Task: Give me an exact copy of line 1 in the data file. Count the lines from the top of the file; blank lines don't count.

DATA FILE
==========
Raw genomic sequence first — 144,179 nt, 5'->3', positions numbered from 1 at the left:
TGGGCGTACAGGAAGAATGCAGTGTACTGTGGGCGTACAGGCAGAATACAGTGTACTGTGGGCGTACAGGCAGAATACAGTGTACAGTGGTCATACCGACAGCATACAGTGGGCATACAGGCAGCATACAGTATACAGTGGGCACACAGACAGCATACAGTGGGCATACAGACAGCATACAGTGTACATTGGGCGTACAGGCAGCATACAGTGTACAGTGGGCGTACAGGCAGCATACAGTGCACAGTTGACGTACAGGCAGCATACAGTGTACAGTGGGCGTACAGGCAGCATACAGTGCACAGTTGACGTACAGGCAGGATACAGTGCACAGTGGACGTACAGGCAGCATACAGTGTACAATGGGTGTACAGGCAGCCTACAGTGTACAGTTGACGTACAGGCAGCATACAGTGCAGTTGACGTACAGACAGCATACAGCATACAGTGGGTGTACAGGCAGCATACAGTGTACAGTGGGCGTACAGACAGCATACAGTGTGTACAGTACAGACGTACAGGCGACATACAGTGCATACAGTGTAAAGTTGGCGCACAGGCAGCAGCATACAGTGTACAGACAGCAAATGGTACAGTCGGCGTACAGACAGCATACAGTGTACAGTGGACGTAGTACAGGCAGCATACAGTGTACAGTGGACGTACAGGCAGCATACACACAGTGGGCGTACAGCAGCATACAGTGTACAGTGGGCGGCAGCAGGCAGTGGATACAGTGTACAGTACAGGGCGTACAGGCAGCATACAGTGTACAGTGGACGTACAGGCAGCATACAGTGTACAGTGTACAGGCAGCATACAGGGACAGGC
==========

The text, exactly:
Raw genomic sequence first — 144,179 nt, 5'->3', positions numbered from 1 at the left: